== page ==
It was a beautiful, sunny, warm autumn day. We heard and saw plenty of birds but only managed to get a good picture of one, a new one for my list. Of course, every time Tim rang his bell they got quiet for a few minutes. 🙂 There were still leaves on the trees and yet many on the ground, a nice moment in the middle of autumn.

an interesting root formation
the water level on Beebe Pond is very low due to the drought
fall flowers, asters
swamp sparrow

Swamp Sparrows perch and forage in vegetation near the ground or water surface, where their rather long legs—longer than those of Song or Lincoln’s Sparrows—enable them to forage well. They typically forage near the water’s edge or in brushy patches within the habitat.
~ All About Birds website

Now that I’ve decided not to feed the birds this winter I feel blessed to have found one in the woods who allowed me to get his picture. Hopefully there will be many more on future walks. The background scenery in the woods is much nicer for pictures than our balcony.

By courtesy of the light
we have the beautiful shadows.
Because the trees darken
the ground, shade-lovers thrive.
To one who stands outside,
the woods is a wall of leaves
impassable by sight, passable
by foot or wing. Come in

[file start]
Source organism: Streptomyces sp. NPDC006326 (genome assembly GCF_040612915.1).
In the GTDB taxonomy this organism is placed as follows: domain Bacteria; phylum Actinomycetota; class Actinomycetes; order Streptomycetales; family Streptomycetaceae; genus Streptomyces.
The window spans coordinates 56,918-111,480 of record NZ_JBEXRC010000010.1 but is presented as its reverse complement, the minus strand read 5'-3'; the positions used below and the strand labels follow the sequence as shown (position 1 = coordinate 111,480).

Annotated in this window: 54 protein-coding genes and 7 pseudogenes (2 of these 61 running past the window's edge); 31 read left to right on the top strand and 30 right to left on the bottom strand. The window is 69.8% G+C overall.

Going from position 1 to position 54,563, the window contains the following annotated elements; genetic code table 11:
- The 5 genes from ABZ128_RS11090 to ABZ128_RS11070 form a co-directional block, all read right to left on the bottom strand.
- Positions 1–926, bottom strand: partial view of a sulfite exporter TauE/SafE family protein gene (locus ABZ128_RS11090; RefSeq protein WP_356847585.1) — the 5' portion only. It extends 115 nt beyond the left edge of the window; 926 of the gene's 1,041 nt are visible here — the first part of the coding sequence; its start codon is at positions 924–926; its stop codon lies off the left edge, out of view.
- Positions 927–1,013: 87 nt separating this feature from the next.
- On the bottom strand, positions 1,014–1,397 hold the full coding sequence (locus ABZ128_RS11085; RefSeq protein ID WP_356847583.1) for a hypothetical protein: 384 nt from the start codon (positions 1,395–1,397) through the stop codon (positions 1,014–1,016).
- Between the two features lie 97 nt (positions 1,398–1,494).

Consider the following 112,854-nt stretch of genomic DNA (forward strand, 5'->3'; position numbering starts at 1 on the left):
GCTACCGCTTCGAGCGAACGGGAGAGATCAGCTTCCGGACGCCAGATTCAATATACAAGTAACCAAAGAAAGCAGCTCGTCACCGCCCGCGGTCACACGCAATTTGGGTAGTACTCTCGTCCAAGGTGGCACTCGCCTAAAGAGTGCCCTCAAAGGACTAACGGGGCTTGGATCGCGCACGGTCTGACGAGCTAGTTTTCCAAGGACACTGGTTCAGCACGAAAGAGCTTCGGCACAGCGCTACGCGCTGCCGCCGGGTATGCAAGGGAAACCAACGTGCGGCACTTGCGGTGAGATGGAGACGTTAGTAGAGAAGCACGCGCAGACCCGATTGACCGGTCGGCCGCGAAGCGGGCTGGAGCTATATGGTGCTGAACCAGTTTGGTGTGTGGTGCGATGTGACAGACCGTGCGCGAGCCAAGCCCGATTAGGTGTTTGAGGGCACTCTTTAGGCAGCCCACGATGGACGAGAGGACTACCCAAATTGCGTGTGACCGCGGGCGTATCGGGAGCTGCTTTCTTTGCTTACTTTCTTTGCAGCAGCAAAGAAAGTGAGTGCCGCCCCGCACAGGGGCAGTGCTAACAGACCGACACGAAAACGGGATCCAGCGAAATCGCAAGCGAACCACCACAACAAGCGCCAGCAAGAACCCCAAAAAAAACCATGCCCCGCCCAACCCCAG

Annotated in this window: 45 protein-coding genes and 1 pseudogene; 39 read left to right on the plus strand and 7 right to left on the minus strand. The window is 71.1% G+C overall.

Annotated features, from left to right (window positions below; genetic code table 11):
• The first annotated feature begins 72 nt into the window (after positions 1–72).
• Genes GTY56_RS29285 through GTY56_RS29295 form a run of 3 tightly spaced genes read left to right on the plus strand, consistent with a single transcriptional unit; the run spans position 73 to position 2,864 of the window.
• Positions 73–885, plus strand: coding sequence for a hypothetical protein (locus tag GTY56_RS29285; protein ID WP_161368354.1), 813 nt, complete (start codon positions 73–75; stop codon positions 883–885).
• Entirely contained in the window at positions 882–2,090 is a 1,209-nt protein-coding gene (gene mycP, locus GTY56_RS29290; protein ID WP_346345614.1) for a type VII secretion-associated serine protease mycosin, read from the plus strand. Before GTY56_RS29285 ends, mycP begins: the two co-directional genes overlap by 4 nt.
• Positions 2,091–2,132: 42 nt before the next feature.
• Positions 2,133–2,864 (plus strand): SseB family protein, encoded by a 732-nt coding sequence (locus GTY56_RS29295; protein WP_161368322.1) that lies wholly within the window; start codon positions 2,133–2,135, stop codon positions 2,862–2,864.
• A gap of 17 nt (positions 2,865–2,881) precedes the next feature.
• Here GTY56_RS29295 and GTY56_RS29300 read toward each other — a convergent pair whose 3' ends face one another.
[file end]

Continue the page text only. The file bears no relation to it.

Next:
and walk among the shades.

~ Wendell Berry
(This Day: Collected & New Sabbath Poems)

a dab of color
huge glacial erratics
autumn colors
gold and rust
sunlit path
the trail was very rocky and narrow at times
a rare bit of red

It’s all about the light for me. I’m glad this walk worked out on the weekend because on Monday we got some much needed rain. And then, after the rain, some excitement! A flock of pine siskins feeding on the arborvitae trees off our balcony! Another new bird for me! (And I wasn’t even in the woods…)

pine siskin

I took the pictures through the glass of the sliding glass doors and am surprised they came out as nicely as they did.

Pine Siskins often visit feeders in winter (particularly for thistle or nyjer seed) or cling to branch tips of pines and other conifers, sometimes hanging upside down to pick at seeds below them. They are gregarious, foraging in tight flocks and twittering incessantly to each other, even during their undulating flight.
~ All About Birds website